Another keen gig-goer and musical artist who is a usually frequent visitor at all three venues is Aidan Cross (pictured earlier in the article), of the band Weimar. He reflected: 

"The Eagle, Gullivers and The Castle are iconic venues that embody the creative spirit of Manchester. Each has a warm, welcoming atmosphere, friendly staff and a diverse clientele, and best of all excellent performance spaces. I have discovered so many amazing underground music acts in all three venues as well as made long-lasting friendships there. I can walk into any of these pubs at any time and feel right at home. I have also performed in all three and Weimar held our launch gig for our debut single at The Eagle. It is easily one of the best venues I've ever played in, there is something magical about performing on that stage, with the almost surreal, chapel-like feel of the performance space, the intense lighting and the ability to connect with gig-goers on both the main floor and the balcony above. Manchester's creative soul lives in these three venues and to lose them would deprive the city of a huge part of its cultural heart. It is vitally important for the city's creative movements that we save these venues and keep them open."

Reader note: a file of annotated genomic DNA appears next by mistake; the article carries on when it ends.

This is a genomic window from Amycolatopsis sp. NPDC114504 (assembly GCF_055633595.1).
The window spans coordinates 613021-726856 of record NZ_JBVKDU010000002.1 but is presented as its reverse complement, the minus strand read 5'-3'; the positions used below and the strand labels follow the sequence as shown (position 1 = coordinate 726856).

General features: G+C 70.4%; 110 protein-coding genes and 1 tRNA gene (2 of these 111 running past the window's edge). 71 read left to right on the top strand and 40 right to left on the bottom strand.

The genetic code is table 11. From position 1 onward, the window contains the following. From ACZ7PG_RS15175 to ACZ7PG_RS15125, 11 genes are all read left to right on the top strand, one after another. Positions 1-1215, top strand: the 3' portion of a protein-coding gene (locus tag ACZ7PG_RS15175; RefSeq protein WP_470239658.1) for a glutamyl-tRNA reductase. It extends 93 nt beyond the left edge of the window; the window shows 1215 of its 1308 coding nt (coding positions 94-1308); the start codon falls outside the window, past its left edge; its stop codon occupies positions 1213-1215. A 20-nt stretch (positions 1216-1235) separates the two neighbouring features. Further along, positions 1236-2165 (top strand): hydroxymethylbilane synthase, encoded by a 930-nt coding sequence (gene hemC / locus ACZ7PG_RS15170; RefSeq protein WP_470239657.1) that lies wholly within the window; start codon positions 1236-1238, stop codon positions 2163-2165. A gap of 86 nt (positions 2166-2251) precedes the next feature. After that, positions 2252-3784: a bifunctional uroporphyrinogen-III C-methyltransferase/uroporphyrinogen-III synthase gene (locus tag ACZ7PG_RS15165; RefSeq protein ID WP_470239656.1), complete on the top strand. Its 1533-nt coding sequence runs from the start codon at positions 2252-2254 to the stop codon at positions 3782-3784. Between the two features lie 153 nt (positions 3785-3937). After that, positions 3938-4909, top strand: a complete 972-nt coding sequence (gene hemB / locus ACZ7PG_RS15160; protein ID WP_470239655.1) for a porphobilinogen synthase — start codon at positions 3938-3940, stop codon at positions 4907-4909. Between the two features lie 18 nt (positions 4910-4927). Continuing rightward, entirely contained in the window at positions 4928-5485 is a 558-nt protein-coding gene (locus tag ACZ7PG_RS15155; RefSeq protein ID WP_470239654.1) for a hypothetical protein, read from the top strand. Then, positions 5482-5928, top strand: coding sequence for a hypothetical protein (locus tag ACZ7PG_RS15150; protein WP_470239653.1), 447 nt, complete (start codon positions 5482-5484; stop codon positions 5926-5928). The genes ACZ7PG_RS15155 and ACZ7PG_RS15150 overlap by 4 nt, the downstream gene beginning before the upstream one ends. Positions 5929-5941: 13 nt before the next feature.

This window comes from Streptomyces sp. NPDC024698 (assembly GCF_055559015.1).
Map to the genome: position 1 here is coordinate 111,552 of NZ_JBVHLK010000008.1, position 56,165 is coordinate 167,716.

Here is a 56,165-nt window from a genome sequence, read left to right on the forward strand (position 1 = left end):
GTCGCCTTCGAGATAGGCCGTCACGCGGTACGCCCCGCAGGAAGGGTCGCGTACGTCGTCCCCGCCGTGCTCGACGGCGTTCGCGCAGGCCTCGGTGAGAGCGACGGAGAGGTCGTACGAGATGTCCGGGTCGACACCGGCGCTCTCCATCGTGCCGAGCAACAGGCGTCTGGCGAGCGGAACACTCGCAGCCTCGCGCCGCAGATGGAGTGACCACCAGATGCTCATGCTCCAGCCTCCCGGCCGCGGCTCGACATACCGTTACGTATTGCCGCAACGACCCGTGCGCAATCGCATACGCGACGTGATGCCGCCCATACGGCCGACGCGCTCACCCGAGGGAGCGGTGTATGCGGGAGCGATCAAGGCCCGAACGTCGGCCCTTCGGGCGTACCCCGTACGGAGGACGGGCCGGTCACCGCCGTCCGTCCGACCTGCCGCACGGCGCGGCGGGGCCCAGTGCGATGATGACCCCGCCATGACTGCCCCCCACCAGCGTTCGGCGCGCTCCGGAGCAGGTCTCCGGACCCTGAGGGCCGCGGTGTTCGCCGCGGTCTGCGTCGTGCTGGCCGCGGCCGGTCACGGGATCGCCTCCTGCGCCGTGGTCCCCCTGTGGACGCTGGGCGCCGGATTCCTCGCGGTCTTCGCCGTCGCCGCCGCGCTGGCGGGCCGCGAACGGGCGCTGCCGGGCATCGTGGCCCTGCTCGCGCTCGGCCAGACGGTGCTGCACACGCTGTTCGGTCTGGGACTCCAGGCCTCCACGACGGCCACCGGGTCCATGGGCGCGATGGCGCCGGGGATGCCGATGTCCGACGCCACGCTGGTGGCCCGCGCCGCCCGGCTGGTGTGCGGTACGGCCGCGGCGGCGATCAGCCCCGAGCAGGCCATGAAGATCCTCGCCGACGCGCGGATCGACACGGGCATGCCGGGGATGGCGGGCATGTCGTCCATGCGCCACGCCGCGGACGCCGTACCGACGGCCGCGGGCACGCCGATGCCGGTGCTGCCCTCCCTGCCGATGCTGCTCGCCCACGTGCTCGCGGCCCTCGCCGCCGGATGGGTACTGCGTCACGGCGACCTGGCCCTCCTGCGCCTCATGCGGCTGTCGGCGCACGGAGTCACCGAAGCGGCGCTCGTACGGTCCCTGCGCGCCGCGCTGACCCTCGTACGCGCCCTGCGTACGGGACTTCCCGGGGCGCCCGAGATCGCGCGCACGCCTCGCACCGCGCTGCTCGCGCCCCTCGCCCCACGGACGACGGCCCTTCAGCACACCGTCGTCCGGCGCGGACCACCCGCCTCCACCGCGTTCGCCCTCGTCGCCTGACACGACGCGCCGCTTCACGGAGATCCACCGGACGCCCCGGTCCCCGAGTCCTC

Pictured below - Dana Gavanski at Gullivers, photography by Shay Rowan. 

Dana Gavanski By Shay Rowan.

For these places to never open their doors again would not just be a loss of venues, but a devastating loss of crucial culture, community and history, felt and loved by so many.

Support The Crowdfunder here: https://www.crowdfunder.co.uk/castleeaglegullivers

By Emily Oldfield 

Photo credits in the image captions